Dubai rents set to climb 20% in 2024 – News – Khaleej Times

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Apartments in Deira, Dubai. If net migration to Dubai continues to be higher than the rate that new homes are handed over, it will continue to put upward pressure on rental prices, experts say. — KT file

Published: Tue 2 Jan 2024, 5:52 PM


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Rents in prime Dubai residential areas are poised to see up to 20 per cent in 2024 after a year of remarkable upswing estimated to be in the range of 23-30 per cent.

Property experts predict the sustained buoyancy for multiple reasons including increased investor appetite, rising influx of professionals, population surge, and the city’s growing appeal as a haven for the wealthy.

They said if net migration to Dubai continues to be higher than the rate that new homes are handed over, it will continue to put upward pressure on rental prices. Factors that could dictate the trajectory of rents in 2024 include more residents opting to buy rather than renting their homes, and the growing appeal of property as an attractive investment opportunity.

After a sharp uptick in rental prices by 23 per cent annually in the first half of 2023, and a year-end projection of around 30 per cent, the upward trend appears strong, according to Ilnara Muzafyarova, head of Colife, a real estate management firm. Muzafyarova predicted a 20 per cent jump in short-term rentals (up to 6ix months) compared to 2023, and a 15 per cent rise for long-term or above six months. This is anchored by the organic growth within the market, which has also seen a 15 per cent rise in apartment prices from mid-2022 to mid-2023.

In November 2023, S&P projected a 5.0 per cent to 7.0 per cent increase in house prices during 2024. Tatiana Leskova, associate director of Corporate Ratings at S&P, said there is no evidence of a slowdown in Dubai’s real estate prices this year.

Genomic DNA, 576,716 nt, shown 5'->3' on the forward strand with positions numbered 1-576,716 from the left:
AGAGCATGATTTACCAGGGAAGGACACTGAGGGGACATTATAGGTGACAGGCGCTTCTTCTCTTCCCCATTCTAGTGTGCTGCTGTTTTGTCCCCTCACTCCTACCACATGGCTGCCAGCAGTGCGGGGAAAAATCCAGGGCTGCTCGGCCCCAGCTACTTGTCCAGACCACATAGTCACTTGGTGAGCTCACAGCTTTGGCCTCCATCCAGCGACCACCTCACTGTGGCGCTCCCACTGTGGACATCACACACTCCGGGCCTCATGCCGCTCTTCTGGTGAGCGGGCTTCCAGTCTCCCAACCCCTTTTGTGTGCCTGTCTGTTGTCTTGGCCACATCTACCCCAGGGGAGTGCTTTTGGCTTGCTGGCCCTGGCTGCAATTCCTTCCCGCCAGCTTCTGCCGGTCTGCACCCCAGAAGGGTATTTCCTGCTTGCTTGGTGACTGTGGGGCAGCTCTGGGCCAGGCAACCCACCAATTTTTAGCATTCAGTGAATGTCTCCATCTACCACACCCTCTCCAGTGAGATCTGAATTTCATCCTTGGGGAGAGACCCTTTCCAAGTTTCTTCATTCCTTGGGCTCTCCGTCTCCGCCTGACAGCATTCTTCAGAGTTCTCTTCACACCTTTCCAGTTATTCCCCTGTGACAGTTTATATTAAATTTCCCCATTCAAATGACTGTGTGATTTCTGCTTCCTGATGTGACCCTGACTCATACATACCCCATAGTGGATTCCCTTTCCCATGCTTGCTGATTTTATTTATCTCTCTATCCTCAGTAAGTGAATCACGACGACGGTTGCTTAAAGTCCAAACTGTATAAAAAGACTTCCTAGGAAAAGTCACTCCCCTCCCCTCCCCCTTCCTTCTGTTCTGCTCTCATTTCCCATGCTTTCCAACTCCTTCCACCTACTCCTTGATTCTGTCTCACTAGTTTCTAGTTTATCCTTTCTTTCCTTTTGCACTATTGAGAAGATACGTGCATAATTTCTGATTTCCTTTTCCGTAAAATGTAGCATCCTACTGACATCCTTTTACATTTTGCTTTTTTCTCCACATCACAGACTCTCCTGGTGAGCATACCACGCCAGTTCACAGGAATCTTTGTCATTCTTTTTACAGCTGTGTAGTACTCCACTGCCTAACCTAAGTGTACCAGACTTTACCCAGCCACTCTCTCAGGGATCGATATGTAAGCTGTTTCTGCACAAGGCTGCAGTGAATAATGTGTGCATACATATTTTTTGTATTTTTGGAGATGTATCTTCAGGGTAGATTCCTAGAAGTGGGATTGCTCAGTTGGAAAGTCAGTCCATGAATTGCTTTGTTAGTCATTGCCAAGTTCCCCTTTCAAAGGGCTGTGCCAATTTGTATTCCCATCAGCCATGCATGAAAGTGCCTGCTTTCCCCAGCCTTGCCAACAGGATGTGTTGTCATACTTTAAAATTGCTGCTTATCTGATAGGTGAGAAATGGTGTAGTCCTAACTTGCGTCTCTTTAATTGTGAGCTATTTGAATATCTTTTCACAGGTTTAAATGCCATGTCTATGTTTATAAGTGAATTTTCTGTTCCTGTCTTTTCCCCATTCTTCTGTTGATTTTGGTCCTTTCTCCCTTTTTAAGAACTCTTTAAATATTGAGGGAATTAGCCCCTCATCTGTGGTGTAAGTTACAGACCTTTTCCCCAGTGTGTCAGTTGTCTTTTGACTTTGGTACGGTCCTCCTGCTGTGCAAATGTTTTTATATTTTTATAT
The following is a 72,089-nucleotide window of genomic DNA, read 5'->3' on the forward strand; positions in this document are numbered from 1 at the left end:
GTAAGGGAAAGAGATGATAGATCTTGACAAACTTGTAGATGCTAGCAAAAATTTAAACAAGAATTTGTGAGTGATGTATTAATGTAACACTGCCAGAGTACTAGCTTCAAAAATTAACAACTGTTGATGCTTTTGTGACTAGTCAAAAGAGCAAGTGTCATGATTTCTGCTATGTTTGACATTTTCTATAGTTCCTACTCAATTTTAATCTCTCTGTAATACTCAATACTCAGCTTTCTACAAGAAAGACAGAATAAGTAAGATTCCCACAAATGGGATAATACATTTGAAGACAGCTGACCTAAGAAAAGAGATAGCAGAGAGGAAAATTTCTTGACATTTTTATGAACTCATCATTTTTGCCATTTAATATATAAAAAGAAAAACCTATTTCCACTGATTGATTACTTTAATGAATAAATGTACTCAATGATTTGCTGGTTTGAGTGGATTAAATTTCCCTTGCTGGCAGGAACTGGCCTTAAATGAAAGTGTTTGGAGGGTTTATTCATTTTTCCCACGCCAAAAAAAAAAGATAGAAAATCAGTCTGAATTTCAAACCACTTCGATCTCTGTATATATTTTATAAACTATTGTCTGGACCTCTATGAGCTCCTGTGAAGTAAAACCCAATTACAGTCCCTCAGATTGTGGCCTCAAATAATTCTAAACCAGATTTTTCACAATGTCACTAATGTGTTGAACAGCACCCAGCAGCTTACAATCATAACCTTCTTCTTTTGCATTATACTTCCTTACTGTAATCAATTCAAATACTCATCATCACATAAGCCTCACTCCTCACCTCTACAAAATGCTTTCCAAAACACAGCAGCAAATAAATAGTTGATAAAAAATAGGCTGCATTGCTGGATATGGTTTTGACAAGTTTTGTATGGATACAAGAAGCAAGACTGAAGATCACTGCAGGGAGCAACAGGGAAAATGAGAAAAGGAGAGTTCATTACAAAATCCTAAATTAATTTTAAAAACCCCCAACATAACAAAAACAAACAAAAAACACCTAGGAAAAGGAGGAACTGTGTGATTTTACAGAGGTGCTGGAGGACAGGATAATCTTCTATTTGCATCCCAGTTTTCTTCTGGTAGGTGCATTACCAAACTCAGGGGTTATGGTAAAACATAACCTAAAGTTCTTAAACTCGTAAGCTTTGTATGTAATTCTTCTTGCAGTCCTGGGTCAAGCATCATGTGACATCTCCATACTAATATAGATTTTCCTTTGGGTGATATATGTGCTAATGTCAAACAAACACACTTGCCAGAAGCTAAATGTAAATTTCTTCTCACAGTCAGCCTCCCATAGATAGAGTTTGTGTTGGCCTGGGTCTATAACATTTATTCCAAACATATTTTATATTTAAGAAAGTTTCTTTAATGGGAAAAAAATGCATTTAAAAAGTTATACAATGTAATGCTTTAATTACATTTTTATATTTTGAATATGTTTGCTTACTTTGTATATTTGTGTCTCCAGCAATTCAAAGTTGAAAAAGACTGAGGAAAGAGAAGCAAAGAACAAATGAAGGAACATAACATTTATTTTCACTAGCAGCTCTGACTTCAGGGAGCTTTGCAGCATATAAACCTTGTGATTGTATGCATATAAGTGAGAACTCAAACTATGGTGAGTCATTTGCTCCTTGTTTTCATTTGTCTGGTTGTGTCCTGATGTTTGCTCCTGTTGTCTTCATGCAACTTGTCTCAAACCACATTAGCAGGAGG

Analysts at real estate consulting company CBRE said rents in Dubai have risen by approximately 42 per cent since January 2020, while house prices have increased by around 33 per cent. Villa rents have also experienced a similar trend, reaching an average of $88,400 per year, with a 19.2 per cent increase in average rent recorded in November.

Experts said the upward momentum in rents reflects the vibrancy of Dubai’s real estate market, with property values escalating alongside the operational high-rise buildings and property transactions surging.

Colife experienced a notable 21.2 per cent increase in monthly income to $2,970 over the past year for the owner of a one-bedroom unit located in Dubai Marina. Going forward, owners can anticipate even heftier returns in the vicinity of $3,415 per month in 2024, according to Colife.

Realty experts believe that given the continued influx of global professionals to Dubai, coupled with its population growth a sustained demand for residential space can be expected.

According to real estate consultancy Asteco, the Dubai rental market has seen a gradual moderation in growth rate in the third quarter. There is a definite slowdown with rental gains at 3.0 per cent, 2.0 per cent, and 4.0 per cent for apartments, villas and offices over the three months. On an annual scale, the changes stood at 18 per cent, 19 per cent and 29 per cent, respectively, said Asteco.

Property Finder’s November data shows one-bedroom apartments witnessing the highest demand. Around 36 per cent of people were found to search for one-bedroom apartments, while 30 per cent looked for two-bedroom apartments, and 24 per cent for studios. For villas/townhouses, 42 per cent looked for three bedrooms, and 35 per cent were searching for four-bedroom and larger options. Furnished homes were preferred by 66 per cent of tenants, but 32 per cent wanted unfurnished. For villas/townhouses, 51 per cent looked for unfurnished, and 48 per cent sought furnished listings.

Dubai’s population, as of July 2023, stood at 3,604,030 people, up from 3,515,264 in July 2022, according to the Dubai Statistical Centre. As per Dubai’s Development Master Plan, the city’s population is projected to grow to 5.8 million by 2040.

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